How Osama Bin Laden Got Rich

Until his death, Osama bin Laden was a household name – Public Enemy #1. The Saudi led Muslim terror attacks under the flag of his militant group Al Qaeda.

Many people believe that bin Laden died in a cave in the wilds of Afghanistan. Not so.

On May 2, 2011 – more than nine years after the 2001 9/11 attacks – U.S. military forces and Central Intelligence Agency (CIA) agents tracked him to a compound in Pakistan after following his most trusted courier for several months.

Far from primitive cave-like conditions, the sprawling compound was located at the end of a long dirt road, surrounded by tall security fences, in Abbottabad, a wealthy hamlet 35 miles from Islamabad.

During the cover of darkness on a night with no moonlight, 79 American commandos in four helicopters swooped into the compound. Shots were fired. In the main house, the commandos found bin Laden in an upstairs room of the main house, an AK-47 and a Makarov pistol within arm’s reach. They shot him dead and wounded a female companion.

A Navy Seal took a camera photograph and uploaded it to analysts who ran it through a facial recognition program to confirm the Al Quaeda leader’s identity. Oddly enough, the official story is that Bin Laden’s corpse was transported in a helicopter for burial at sea rather than preserved for autopsy.

Osama bin Laden was born with a silver spoon in his mouth. He was the 17th of 52 children born to Mohammed bin Laden, an immigrant from Yemeni who owned the largest construction company in Saudi Arabia. His siblings received Western educations and returned to work for the family business. By then, it had grown into a major distribution center for products ranging from Snapple drinks to Volkswagen automobiles.

Make that a golden spoon. In 1967, at about age 10, bin Laden’s father was killed in a plane crash, leaving his 17th child an inheritance reported to be about $300 million.

Osama attended a local college in Jiddah in the late 1970s, took a wife at a young age, and joined the popular Muslim Brotherhood. Bin Laden was exposed to the ideas of radical pan-Islamist scholar Abdullah Azzam who exhorted all Muslims to rise up in jihad (holy war) to create a single Islamic state – a caliphate.

The idealist Islamist objected to mounting Western (non-Muslim) influences on life in his homeland.

In 1988, bin Laden formed al Qaeda (“the Base”) to focus on symbolic acts of terrorism rather than military campaigns. In 1989, bin Laden returned to Saudi Arabia from Afghanistan after the Soviet withdrawal to increase fundraising efforts for his new, complex mission.

In 1990, bin Laden said that al Qaeda would overpower the Americans to become “master of this world.” Early the following year, he traveled to Sudan, seeking sympathetic militant Muslims. A year of preparation paid off with Al Qaeda’s first attack, a hotel bomb in Aden, Yemen, that killed two Austrian tourists. The hotel had sheltered American troops en route to a peacekeeping mission in Somalia.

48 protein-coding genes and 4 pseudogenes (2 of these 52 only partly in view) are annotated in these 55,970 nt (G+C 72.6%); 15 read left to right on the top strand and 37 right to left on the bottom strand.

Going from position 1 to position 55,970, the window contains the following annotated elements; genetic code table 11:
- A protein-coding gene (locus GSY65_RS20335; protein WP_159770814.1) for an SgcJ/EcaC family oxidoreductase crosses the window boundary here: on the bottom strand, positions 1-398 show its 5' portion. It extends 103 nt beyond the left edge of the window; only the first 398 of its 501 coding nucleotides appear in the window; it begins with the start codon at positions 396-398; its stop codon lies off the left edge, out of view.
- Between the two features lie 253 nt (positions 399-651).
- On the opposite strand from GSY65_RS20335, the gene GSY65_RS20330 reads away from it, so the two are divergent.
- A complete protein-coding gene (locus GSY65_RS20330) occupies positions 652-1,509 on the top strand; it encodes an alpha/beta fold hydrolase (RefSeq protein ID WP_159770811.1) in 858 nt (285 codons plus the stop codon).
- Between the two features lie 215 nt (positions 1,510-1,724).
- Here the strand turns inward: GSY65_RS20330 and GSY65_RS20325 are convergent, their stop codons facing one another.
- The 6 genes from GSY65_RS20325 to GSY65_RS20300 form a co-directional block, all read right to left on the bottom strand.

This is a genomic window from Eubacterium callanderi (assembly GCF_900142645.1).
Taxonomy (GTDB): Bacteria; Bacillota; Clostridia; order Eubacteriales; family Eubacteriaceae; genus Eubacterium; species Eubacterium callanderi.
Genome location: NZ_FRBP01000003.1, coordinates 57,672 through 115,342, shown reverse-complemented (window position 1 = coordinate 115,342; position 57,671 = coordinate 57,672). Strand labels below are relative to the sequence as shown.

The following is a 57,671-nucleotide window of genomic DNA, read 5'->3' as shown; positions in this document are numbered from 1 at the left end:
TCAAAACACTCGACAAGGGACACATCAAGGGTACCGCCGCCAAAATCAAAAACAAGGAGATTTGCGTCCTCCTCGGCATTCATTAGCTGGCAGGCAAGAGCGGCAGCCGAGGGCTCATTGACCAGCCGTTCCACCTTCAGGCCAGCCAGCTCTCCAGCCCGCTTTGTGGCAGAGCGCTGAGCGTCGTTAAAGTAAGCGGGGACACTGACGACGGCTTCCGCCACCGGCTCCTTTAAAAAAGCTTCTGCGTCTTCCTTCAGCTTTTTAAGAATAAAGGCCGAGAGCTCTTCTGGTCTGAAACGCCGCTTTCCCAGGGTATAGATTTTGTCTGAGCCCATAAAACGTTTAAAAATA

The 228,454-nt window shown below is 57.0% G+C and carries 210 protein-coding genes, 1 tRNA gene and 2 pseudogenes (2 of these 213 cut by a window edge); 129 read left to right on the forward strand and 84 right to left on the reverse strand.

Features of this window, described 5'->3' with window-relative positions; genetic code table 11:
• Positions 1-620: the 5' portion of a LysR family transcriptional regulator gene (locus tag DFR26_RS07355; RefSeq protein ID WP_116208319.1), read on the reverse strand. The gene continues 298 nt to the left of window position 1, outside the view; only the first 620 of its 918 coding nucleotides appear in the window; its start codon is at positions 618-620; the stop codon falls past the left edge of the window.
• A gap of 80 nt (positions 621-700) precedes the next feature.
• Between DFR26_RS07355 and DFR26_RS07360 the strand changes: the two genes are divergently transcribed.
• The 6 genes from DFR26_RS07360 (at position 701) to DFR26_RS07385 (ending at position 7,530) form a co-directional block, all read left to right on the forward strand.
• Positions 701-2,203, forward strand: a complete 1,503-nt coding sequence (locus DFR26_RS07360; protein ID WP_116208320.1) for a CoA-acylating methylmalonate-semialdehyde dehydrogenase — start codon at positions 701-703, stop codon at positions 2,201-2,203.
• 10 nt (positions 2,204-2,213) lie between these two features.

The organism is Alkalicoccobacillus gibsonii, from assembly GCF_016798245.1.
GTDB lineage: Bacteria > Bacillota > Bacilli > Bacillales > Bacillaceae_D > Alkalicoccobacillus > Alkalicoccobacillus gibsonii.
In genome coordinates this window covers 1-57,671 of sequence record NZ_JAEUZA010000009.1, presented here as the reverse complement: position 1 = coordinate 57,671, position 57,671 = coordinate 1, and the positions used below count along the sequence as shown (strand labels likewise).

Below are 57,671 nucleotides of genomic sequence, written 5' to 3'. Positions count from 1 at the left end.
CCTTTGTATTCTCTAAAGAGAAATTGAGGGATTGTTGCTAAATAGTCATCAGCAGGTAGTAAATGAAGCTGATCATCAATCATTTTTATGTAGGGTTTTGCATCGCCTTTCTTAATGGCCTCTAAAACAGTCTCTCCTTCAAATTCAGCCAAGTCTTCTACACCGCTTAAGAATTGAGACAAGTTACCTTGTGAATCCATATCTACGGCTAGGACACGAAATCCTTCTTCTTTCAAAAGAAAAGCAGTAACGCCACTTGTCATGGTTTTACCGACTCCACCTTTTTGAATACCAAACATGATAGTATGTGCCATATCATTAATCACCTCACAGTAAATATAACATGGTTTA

Al Qaeda continued organizing and executing terrorist attacks:

  • Training and arming the Somali rebels who killed 18 American servicemen in Mogadishu in 1993
  • Linked to the 1993 bombing of New York’s World Trade Center
  • The attempted assassination of Egyptian president Hosni Mubarek in 1995
  • The bombing of a U.S. National Guard training center in Riyadh, also in 1995
  • The truck bomb that destroyed the Khobar Towers, an American military residence in Dharan, in 1996

In 1996, bin Laden relocated from Sudan to Afghanistan as Al Qaeda attacks grew in size and fury:

On August 7, 1998, bombs exploded simultaneously at the U.S. Embassies in Nairobi, Kenya (killing 213 people and injuring 4,500), and Dar-es-Salaam, Tanzania (11 dead and 85 injured). Al Qaeda took credit for both bombings.

On October 12, 2000, a small boat carrying explosives rammed the hull of the U.S.S. Cole, an American naval destroyer docked off the coast of Yemen, killing 17 sailors and injuring 38. Bin Laden took credit for that attack, too.

A U.S. federal grand jury indicted bin Laden on charges related to the embassy bombings but without a defendant no trial was possible.

And then, 9/11 happened. American officials accused Al Qaeda of being responsible and intensified efforts to neutralize bin Laden. For nearly ten years, the terrorist leader succeeded in eluding detection. He broadcasted videos and radio of himself to prove he was still alive and taunt his Western enemies, issued religious decrees (fatwas), recruited zealous youth to wage jihad under his cause, and schemed up new attacks.

The Federal Bureau of Investigation (FBI) put a $25-million bounty on bin Laden’s head under its Rewards for Justice program, run by the State Department’s Bureau of Diplomatic Security.

After his death, a handwritten will by Osama bin Laden said his fortune amounted to “about 29 million dollars” and <> directed</a> that all of it be spent on furthering religious war with non-Muslim nations:

“I hope, for my brothers, sisters, and maternal aunts, to obey my will and to spend all the money that I have left in Sudan on Jihad, for the sake of Allah.”

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